I read and made decisions about myself, that this city -- which so magically embraces Joyce's youth and that of his alter ego, Stephen Dedalus -- was the right city for any aspiring writer to experience. With this in mind, I set off with my steel trunk, full of all worldly possessions, in the autumn of the following year. Dublin was all I had been led to believe it would be. It was full of writers. They fell out of places like Davy Byrne's and Parson's Bookshop, the Red Bank, the Bailey and the Dolphin.

Richly endowed, relatively speaking, by the generous Kent Education Committee -- which thought nothing of funding my exploration of Joyce's city -- I could indeed 'relish a lobster', in the back bar of Jammet's and work on a new Joycean project that devoured my student energies -- the first presentation on the Dublin stage of his play, Exiles, with Terence Brady playing the part of Richard Rowan and Juliet Tatlow acting the part of Bertha.

All that was 50 years ago. When it was over, when student days were over, reason declared in favour of departure. Emotion spoke otherwise. James Joyce remained an obsession. I made films about him. I covered conferences, angering Stephen James Joyce, Joyce's grandson, and becoming embroiled in controversy which time, in due course, resolved.

During that half-century the writer, whose literary reputation had been secured, mainly by critics who were not Irish, was rehabilitated socially and morally as well. We have to remind ourselves of a time, described by James Joyce's nephew, Ken Monaghan, when being related to the writer was something his mother told him not to mention. It would do no good.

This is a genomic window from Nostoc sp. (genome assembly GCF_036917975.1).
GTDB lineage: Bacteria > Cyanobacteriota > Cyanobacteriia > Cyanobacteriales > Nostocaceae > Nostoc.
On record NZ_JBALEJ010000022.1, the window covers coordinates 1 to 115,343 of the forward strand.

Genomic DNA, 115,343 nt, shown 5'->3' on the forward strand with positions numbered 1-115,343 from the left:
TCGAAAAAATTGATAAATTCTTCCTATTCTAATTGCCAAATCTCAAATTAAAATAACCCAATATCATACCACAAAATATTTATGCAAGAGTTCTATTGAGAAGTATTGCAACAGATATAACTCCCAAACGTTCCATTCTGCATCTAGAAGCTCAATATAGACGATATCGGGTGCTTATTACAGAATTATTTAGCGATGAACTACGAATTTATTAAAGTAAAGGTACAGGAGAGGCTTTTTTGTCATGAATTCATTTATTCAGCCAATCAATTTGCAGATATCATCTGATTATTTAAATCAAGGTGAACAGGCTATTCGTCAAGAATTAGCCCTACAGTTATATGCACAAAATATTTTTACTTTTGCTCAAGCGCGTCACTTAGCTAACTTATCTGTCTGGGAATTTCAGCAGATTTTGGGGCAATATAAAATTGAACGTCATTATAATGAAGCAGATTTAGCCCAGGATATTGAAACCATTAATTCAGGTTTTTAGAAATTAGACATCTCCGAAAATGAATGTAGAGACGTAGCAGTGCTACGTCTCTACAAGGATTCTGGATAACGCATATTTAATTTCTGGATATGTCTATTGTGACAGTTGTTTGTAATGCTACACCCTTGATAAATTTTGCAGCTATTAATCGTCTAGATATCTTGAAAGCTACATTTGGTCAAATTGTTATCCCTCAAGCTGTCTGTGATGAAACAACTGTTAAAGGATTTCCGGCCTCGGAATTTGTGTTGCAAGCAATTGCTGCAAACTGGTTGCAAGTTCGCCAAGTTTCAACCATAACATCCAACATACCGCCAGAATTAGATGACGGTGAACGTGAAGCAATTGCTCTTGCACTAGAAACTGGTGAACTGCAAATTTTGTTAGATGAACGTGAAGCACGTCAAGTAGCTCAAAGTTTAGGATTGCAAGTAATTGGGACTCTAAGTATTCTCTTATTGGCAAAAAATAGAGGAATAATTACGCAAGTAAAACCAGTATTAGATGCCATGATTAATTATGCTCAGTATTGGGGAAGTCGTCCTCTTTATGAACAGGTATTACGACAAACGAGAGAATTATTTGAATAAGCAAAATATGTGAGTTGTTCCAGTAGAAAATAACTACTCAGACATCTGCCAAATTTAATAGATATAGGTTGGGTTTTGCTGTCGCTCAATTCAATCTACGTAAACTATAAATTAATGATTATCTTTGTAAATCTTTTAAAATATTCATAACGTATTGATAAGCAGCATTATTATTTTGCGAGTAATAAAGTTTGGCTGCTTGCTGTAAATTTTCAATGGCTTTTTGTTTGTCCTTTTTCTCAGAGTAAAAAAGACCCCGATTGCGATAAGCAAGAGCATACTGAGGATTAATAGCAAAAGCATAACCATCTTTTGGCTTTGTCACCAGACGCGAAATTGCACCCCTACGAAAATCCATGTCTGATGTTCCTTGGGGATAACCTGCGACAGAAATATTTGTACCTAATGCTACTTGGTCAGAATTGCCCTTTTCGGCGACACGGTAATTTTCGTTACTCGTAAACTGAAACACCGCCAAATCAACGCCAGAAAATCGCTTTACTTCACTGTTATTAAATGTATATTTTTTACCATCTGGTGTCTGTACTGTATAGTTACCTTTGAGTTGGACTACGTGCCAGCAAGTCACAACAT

He mentioned it with growing confidence during his more mature years but the struggle for his uncle's respectability had not been easy.

When the James Joyce Tower was opened to the public, in 1962, two of Joyce's sisters were there, as were others who had known him, among them Sylvia Beach and Maria Jolas. I remember the occasion well, more for an encounter with Louis MacNeice than for the company of Dublin writers -- who seemed to look upon the Northern poet with reserve, if not trepidation. He did not fit in with them, but he talked to me. The day was not unlike Bloomsday this year, with bright sun in the sky and a benign atmosphere that favoured celebration.

Like all writers, James Joyce would identify with the memorable remarks made by William Faulkner when he received the Nobel Prize for literature: "A life's work in the agony and sweat of the human spirit, not for glory and least of all for profit, but to create out of the materials of the human spirit something which did not exist before."